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buoy

[ boo-ee, boi ]
/ ˈbu i, bɔɪ /
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See synonyms for: buoy / buoyed on Thesaurus.com

noun
Nautical. a distinctively shaped and marked float, sometimes carrying a signal or signals, anchored to mark a channel, anchorage, navigational hazard, etc., or to provide a mooring place away from the shore.
verb (used with object)
to keep afloat or support by or as if by a life buoy; keep from sinking (often followed by up): The life jacket buoyed her up until help arrived.
Nautical. to mark with a buoy or buoys.
to sustain or encourage (often followed by up): Her courage was buoyed by the doctor's assurances.
verb (used without object)
to float or rise by reason of lightness.
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Origin of buoy

First recorded in 1425–75; late Middle English boye “a float,” from unattested Middle French boie, boue(e), from Germanic; akin to beacon

WORDS THAT MAY BE CONFUSED WITH buoy

boy, buoy
Dictionary.com Unabridged Based on the Random House Unabridged Dictionary, © Random House, Inc. 2023

How to use buoy in a sentence

British Dictionary definitions for buoy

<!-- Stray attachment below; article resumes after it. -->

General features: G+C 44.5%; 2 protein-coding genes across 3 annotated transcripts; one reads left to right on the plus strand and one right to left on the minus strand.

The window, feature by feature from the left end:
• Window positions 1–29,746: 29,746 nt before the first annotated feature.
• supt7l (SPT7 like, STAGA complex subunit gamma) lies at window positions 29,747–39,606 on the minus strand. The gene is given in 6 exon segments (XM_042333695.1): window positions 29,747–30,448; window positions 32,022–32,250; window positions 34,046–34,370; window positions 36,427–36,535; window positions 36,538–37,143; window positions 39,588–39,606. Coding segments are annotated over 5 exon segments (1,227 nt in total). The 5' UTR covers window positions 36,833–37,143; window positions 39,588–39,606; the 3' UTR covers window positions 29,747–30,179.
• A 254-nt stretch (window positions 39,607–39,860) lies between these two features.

buoy
/ (bɔɪ, US ˈbuːɪ) /

noun
a distinctively shaped and coloured float, anchored to the bottom, for designating moorings, navigable channels, or obstructions in a body of waterSee also life buoy
verb
(tr usually foll by up) to prevent from sinkingthe belt buoyed him up
(tr usually foll by up) to raise the spirits of; hearten
(tr) nautical to mark (a channel or obstruction) with a buoy or buoys
(intr) to rise to the surface

Word Origin for buoy

C13: probably of Germanic origin; compare Middle Dutch boeie, boeye; see beacon
Collins English Dictionary - Complete & Unabridged 2012 Digital Edition © William Collins Sons & Co. Ltd. 1979, 1986 © HarperCollins Publishers 1998, 2000, 2003, 2005, 2006, 2007, 2009, 2012
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